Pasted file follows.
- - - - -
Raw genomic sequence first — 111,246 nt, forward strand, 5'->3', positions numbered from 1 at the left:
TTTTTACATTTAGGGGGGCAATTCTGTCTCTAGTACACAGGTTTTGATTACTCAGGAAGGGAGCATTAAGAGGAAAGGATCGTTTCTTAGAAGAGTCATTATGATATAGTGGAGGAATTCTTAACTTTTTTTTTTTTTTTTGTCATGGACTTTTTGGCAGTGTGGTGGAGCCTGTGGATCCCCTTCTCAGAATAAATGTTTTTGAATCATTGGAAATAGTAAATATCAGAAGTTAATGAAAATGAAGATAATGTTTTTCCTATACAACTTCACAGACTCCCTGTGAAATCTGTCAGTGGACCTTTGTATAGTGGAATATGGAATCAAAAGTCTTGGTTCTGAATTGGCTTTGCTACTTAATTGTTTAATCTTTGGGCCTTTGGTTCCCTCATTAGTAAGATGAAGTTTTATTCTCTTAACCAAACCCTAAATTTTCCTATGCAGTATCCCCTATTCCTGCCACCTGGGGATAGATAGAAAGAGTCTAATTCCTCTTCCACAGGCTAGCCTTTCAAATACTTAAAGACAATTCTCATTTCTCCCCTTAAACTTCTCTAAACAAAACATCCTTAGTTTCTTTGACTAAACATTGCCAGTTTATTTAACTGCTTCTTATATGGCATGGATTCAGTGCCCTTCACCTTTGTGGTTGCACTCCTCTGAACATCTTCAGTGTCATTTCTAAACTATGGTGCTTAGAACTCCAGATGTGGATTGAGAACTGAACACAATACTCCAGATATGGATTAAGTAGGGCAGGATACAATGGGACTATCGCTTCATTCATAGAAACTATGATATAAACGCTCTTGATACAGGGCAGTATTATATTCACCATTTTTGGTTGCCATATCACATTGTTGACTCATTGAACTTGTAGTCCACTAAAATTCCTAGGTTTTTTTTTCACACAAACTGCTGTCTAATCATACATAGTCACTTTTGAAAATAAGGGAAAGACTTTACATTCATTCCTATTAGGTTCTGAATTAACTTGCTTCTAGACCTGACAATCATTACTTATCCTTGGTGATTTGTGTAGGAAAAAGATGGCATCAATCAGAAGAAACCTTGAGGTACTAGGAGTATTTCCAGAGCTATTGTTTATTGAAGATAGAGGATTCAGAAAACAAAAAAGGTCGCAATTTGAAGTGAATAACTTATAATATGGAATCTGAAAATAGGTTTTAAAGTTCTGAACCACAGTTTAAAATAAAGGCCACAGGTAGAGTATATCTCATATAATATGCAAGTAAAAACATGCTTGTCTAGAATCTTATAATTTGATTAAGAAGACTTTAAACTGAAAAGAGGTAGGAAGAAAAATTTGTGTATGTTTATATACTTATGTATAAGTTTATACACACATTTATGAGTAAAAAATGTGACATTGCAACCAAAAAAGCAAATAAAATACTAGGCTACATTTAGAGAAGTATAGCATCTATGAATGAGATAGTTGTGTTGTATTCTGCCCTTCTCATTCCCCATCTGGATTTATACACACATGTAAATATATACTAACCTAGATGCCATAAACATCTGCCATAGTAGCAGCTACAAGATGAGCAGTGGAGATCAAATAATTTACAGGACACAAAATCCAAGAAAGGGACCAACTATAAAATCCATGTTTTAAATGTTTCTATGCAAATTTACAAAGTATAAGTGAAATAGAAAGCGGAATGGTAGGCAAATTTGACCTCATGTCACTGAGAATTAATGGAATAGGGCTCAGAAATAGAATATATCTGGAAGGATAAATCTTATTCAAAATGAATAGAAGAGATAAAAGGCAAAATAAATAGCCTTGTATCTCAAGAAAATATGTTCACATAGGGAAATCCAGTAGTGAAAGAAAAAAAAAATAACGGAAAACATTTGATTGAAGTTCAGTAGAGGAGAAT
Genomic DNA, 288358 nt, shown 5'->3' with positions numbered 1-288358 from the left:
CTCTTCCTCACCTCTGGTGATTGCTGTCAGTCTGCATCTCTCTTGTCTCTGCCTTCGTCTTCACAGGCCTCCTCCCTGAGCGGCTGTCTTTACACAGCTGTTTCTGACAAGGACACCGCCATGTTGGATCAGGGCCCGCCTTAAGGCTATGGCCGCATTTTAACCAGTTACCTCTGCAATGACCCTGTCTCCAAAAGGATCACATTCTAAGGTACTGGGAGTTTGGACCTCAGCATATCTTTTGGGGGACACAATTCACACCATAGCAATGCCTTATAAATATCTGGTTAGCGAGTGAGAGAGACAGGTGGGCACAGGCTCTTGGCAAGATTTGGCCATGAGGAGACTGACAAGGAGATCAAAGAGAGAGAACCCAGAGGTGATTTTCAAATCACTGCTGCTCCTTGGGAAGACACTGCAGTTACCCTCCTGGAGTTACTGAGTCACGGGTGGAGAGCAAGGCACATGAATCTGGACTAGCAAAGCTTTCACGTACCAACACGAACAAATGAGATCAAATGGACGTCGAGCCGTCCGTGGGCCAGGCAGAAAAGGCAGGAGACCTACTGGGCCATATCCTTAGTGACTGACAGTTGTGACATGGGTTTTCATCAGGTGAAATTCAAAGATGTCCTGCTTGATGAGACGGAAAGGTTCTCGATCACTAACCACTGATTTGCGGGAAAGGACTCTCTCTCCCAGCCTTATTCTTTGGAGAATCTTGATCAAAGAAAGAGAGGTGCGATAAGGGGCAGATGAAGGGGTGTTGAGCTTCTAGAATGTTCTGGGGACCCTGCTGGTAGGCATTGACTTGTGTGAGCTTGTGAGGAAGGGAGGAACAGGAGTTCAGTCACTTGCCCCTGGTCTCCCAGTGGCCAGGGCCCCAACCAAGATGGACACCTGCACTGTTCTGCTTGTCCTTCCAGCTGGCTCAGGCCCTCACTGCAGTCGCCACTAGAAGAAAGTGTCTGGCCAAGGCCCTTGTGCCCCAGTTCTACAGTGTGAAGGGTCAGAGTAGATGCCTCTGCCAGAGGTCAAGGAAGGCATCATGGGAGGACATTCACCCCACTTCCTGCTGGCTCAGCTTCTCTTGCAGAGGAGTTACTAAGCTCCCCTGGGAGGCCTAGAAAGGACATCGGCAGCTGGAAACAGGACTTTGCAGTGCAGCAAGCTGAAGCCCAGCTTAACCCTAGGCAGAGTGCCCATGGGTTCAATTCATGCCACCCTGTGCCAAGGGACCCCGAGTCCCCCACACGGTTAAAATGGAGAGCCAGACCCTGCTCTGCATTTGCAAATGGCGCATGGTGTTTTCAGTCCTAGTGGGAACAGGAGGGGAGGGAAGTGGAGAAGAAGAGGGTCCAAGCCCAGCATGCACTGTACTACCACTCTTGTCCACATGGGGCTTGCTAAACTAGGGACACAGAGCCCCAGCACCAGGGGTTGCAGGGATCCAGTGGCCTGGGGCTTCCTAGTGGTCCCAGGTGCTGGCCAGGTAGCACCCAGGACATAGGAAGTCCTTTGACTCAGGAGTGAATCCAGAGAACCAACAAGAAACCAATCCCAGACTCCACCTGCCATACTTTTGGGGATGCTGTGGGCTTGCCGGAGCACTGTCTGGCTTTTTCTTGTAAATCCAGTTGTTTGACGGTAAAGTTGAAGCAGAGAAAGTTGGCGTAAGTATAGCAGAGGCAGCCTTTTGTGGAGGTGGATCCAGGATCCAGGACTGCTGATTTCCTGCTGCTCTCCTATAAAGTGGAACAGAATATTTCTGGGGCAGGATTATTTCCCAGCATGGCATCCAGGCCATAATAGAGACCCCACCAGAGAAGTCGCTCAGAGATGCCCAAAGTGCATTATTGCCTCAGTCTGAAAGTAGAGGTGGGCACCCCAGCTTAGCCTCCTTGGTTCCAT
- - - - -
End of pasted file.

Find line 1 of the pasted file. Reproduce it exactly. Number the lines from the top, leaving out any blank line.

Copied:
Raw genomic sequence first — 111,246 nt, forward strand, 5'->3', positions numbered from 1 at the left: